29 Sep UND Career Fairs link students with hundreds of regional and national employers
After two hours on the road, Adeline Barto arrived in Grand Forks just in time to slip into a dark pantsuit. An hour before noon, armed with copies of her resume, the second-year mechanical engineering student stepped inside the cavernous convention arena of the Alerus Center.
Before her sprawled 115 booths of employers participating in the University of North Dakota’s Engineering & Technology Career & Internship Fair this Tuesday.
With her hair pulled back and eyes set behind glasses, Barto blazed her trail. In less than an hour, she had amassed a hefty list of companies she had spoken to – Steffes, McLean Electric Cooperative, Graco, Ackerman-Estvold.
“I even talked to a woman with the Secret Service for 15 minutes,” Barto said. “I’ve been all over the mechanical field, civil field, electric field. And now, the Secret Service.”
But Barto is not even a student at UND. She attends Itasca Community College in Grand Rapids, Minn., a school from which many engineering students transfer to UND after completing the college’s two-year program.
But regardless of whether Barto becomes a Fighting Hawk, she was welcome on Wednesday, as the career fairs are open to students from colleges and universities throughout North Dakota and Minnesota.
About 1,500 students attended this semester’s career fairs. In addition to the Tuesday engineering fair, Wednesday saw 80 employers engage with aviation, business and liberal arts majors. A week earlier, accounting students sought jobs and internships.
On Tuesday, “at about quarter to 11am, when the fair opened, I looked out in the hallway, and there must have been 50 students just waiting to come in,” said Career Services Director Ilene Odegard.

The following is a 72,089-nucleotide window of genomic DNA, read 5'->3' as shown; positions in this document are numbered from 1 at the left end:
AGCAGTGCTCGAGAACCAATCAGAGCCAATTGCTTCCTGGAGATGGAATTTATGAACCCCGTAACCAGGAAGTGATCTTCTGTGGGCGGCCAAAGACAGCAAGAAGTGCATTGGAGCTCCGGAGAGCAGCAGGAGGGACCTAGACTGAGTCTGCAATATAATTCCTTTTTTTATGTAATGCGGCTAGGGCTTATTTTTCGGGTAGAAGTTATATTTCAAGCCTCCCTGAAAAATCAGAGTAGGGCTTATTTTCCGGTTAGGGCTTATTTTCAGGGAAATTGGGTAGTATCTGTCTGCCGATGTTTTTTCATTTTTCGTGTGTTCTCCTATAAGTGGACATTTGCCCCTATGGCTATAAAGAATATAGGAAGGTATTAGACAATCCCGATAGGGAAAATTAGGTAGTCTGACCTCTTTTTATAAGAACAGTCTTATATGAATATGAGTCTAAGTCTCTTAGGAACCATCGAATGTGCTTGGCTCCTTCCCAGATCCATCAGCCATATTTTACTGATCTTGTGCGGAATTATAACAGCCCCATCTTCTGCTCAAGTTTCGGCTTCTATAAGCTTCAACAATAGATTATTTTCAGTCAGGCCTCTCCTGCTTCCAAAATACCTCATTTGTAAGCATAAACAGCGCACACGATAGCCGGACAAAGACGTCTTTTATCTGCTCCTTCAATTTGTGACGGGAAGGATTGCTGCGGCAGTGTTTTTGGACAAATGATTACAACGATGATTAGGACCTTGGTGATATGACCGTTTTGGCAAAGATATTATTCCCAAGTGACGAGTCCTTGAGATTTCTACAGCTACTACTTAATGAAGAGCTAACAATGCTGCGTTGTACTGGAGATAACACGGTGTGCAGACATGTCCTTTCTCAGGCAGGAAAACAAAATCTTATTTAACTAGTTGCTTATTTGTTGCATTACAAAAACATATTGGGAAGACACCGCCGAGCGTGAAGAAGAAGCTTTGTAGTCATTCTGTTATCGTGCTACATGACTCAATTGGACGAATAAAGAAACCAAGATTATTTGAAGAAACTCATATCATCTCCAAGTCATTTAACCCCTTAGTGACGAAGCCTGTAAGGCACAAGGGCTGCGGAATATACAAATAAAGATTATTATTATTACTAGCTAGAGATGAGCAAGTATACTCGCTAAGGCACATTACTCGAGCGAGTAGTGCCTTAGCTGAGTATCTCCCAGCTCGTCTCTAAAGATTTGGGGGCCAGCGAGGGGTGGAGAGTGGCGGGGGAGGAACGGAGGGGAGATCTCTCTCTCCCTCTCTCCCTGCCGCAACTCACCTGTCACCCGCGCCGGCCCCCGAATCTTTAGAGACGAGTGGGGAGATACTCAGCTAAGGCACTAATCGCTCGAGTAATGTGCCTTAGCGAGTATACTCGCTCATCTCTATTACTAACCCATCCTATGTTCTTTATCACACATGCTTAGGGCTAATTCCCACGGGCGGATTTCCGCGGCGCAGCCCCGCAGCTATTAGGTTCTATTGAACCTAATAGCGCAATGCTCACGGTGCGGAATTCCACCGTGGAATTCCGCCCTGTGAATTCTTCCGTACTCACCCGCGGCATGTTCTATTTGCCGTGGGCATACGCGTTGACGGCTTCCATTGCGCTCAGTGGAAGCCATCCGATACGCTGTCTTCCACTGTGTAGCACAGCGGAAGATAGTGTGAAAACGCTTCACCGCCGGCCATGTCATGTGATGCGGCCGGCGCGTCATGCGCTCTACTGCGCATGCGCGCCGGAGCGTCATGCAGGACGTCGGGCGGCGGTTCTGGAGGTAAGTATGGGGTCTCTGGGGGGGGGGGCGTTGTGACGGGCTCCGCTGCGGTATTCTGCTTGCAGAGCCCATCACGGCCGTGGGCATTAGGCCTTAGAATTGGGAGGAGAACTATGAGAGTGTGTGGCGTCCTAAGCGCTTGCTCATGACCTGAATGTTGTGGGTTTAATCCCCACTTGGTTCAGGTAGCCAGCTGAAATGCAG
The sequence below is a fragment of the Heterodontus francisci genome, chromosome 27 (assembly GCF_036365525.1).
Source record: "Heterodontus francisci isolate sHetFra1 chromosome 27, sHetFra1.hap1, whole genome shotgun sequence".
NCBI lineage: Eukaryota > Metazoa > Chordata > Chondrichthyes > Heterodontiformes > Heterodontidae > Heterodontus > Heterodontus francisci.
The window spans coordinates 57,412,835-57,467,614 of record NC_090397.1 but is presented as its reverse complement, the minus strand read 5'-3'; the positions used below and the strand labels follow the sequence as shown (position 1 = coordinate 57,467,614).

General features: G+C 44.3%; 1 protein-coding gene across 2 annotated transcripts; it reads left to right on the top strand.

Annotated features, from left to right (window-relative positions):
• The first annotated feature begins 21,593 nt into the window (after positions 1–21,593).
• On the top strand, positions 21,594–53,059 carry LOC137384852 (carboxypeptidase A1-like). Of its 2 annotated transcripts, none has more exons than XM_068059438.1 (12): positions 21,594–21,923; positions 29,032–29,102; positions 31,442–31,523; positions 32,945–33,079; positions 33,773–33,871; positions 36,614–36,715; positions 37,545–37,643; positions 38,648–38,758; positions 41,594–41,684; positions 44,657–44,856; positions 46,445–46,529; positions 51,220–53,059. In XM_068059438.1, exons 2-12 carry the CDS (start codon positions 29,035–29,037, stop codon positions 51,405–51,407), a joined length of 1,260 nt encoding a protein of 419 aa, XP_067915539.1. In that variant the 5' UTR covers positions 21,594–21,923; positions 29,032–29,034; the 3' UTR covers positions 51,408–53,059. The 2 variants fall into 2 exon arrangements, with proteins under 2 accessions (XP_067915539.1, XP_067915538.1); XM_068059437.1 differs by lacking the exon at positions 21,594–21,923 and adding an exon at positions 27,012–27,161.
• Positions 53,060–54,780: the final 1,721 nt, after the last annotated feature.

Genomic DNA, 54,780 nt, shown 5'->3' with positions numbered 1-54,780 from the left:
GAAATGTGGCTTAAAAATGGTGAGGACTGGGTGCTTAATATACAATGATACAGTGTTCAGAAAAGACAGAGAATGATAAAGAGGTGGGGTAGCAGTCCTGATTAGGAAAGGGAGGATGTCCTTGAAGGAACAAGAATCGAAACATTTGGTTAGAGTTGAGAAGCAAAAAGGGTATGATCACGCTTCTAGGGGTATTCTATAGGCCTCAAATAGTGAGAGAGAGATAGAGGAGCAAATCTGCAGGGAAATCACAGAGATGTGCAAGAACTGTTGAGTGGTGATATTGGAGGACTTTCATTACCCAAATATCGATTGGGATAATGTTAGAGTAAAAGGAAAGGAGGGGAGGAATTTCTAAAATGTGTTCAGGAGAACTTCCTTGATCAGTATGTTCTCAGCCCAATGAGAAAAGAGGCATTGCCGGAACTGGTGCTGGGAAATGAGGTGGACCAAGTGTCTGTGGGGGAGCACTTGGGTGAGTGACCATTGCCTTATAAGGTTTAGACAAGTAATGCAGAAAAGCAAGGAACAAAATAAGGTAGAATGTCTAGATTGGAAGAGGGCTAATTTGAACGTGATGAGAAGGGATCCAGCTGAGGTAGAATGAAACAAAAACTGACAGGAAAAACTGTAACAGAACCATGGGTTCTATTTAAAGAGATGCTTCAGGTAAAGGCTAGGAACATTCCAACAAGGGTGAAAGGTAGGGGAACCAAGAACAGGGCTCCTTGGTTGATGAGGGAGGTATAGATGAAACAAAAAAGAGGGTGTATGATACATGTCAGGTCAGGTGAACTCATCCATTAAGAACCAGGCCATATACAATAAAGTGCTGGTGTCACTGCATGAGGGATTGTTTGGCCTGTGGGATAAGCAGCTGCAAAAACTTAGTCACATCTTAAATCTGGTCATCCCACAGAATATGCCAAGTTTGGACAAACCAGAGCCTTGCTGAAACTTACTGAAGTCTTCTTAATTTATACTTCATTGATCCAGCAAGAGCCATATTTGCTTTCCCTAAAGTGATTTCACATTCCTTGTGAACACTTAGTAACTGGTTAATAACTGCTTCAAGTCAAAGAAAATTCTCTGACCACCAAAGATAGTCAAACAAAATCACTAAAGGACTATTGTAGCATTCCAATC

From near and far
At the same time, in the arena, employers were still setting shop. Some of them were regional heavyweights such as 3M and Bobcat. Others hailed from afar – the Puget Sound Naval Shipyard near Seattle, for instance, and even the transportation department of Washington State.
Standing in front of her booth, clutching a clipboard, Lisa Popoff with Washington’s Department of Transportation said the agency grapples with a lot of open entry-level positions for engineers across the Evergreen State.
“We are always looking for opportunities to find the best engineers we can,” said Popoff’s colleague, Eric Trupiano. “If that brings us to North Dakota, it brings us to North Dakota.”
And if employers on the Pacific coast realize the talent of UND students, so does the city of Grand Forks. In fact, the latter wants students to remain and work in the community after graduation. Local hands-on experiences such as the internship program between the city of Grand Forks and UND often serve as a trampoline for such a school-to-career leap in the city.
Waiting for the next student to approach her on Tuesday, Haley Rosaasen, human resource specialist with the city of Grand Forks, commended those efforts. Early on at the career fair, she had already identified a handful of competent candidates.
The students she had chatted with were “very well prepared with resumes, asking lots of good questions, even stumping me a few times,” she said. “And, obviously UND Career Services has done a great job with that.”
New location, many opportunities
Career Services has, in fact, put on the fairs so successfully that, in the last several years, the events kept having to shift to bigger locations.
When the old Memorial Union still stood, one of its ballrooms would accommodate the fairs.
“And then we outgrew that,” Odegard said. “ We ended up moving to the Wellness Center for a few years. And we outgrew that. So here we are at the Alerus Center.”
This semester marks the first time the Alerus Center has hosted the UND career fairs.
On Tuesday, away from the bustle, Conroy Unruh, a mechanical engineering senior attending the career fair for a third time this year, scanned the rows of booths. He compared what he saw to the previous arrangement in the Wellness Center.
“I enjoyed going to the Wellness Center because it was closer to campus,” said Unruh. “But even though this is a little farther away, it’s a lot roomier. There’s more room for people to walk around; it’s not as cramped.”
This time around, the whole occasion also carried a little more gravity for the soon-to-be graduate because “I’m desperate to look for an internship.”
Less than hour into the fair, he had already talked to his dream company – Duluth, Minn.-based Cirrus Aircraft.
If that dream morphs into reality, Unruh would be among the many newly minted UND alums who enter the professional world through the University’s career fairs.